Baltic porters are the undisputed heavyweight champion of porters, and Black Boss is the Rick Ross of baltic porters. This brew is not without its flaws, but it’s worth the warts-and-all experience of sampling Black Boss for establishing a baseline for what a baltic porter is supposed to be – this is an exemplar of the imperial/ baltic porter style (these terms are essentially fungible). What you need to know upfront: the baltic porter is a very old, classic style of beer concocted by Eastern Europeans and intended for hard-drinkin’ Scandinavians, both of whom recognized 300+ years ago that regular porters were for British pantywaists.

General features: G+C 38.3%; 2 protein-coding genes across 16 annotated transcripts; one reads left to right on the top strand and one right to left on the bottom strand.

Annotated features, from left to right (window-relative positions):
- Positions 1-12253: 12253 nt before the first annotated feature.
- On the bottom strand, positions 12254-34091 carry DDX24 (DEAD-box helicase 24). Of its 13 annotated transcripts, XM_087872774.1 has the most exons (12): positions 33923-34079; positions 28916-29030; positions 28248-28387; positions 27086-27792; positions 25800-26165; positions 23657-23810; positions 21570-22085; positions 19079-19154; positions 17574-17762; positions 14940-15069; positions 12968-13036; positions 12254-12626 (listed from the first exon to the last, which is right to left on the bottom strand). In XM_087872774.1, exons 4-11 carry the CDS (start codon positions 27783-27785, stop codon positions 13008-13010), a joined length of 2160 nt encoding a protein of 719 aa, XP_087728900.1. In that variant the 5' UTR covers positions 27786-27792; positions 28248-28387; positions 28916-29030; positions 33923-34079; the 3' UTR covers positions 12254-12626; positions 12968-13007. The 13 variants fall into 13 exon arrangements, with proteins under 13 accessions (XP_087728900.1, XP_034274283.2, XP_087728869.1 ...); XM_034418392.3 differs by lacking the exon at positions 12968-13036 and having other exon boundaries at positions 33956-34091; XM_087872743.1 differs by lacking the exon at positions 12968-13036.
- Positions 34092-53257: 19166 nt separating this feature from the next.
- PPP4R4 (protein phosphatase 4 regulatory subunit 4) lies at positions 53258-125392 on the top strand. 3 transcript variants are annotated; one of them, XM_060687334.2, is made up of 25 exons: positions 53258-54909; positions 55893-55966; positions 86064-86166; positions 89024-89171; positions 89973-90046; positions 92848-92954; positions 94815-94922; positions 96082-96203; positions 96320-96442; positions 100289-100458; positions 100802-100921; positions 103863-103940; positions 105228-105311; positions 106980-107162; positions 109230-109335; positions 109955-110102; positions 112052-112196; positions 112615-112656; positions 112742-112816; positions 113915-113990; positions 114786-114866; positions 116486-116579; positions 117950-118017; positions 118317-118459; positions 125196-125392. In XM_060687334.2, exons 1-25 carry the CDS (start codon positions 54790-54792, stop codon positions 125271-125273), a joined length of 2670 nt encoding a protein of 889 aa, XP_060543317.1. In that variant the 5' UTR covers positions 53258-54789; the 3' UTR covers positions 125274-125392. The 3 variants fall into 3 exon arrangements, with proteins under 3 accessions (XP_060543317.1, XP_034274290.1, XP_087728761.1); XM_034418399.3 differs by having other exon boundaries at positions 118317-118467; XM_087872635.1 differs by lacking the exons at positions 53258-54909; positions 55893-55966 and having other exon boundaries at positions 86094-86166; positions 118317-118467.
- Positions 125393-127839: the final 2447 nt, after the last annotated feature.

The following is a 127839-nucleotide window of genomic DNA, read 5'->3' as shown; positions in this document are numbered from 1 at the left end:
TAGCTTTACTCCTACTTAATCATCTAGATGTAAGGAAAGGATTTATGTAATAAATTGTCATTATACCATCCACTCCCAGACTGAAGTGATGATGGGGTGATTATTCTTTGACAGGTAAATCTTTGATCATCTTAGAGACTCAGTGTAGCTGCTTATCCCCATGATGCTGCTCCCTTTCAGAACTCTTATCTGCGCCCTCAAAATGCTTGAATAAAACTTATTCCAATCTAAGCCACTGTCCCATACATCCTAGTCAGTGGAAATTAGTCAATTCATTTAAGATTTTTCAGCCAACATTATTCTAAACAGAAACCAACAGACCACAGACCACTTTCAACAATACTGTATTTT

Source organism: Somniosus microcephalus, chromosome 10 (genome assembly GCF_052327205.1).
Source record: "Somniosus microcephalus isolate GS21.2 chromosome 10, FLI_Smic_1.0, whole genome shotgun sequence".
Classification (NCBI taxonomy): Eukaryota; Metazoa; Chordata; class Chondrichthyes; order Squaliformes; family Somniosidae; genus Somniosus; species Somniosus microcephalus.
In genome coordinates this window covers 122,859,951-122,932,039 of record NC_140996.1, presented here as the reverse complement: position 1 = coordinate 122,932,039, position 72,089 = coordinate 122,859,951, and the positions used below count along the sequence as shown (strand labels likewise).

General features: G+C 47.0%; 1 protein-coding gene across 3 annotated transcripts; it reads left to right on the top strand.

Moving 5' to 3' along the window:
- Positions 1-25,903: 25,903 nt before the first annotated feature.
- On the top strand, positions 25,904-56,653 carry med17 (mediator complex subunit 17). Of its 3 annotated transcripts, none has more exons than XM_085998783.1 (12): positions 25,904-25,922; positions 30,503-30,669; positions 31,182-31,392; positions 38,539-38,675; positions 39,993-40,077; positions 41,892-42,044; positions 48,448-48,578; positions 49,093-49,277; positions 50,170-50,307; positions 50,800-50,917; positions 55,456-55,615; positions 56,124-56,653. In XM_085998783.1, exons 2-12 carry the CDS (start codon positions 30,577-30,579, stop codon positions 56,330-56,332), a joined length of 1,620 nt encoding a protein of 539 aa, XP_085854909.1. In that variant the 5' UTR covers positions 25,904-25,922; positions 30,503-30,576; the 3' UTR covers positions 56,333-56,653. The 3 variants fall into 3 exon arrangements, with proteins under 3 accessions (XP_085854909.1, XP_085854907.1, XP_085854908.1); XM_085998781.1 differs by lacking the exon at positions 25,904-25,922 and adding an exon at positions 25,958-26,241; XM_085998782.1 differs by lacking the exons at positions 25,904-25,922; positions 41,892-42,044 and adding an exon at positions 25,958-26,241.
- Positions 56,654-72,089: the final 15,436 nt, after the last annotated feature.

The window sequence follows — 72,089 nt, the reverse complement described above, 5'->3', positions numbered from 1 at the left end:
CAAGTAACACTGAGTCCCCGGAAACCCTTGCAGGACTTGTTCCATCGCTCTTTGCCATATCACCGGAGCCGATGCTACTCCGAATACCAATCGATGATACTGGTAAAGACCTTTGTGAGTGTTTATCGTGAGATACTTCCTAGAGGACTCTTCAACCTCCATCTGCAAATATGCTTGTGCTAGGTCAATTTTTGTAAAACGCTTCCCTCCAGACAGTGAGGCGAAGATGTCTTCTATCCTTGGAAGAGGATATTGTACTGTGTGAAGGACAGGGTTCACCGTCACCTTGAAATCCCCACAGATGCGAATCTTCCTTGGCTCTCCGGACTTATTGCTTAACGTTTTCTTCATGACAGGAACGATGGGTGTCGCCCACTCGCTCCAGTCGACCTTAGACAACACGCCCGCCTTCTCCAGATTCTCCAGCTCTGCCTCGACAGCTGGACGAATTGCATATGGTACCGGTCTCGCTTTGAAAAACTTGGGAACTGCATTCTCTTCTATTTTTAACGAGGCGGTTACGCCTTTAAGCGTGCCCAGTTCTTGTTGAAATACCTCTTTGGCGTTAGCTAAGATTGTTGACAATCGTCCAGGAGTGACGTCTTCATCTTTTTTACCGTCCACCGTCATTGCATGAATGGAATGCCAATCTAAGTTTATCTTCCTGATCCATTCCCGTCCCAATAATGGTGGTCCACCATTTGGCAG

At 9.4% ABV, a pint of Black Boss is rough around the edges – it’s on the boozier end of the style, which typically ranges between 7% an 10% ABV. It’s both sweet and malty, with raisin/ fig/ plum notes and a burnt sugar/caramel sort of nose, which is probably why this style takes especially well to barrel aging. The part that’s harder to wrap your head around is that Black Boss is only very lightly carbonated. This is mitigated somewhat with a hard pour, but even then, the head is almost non-existent. So Black Boss seems a bit thin and – gasp – flat as you’re drinking it, but it opens up at room temperature and ends up resembling a pub ale. Of course, you won’t remember any of this when you’re getting totally crocked. Keep getting’ paid, boss, do whatcha like.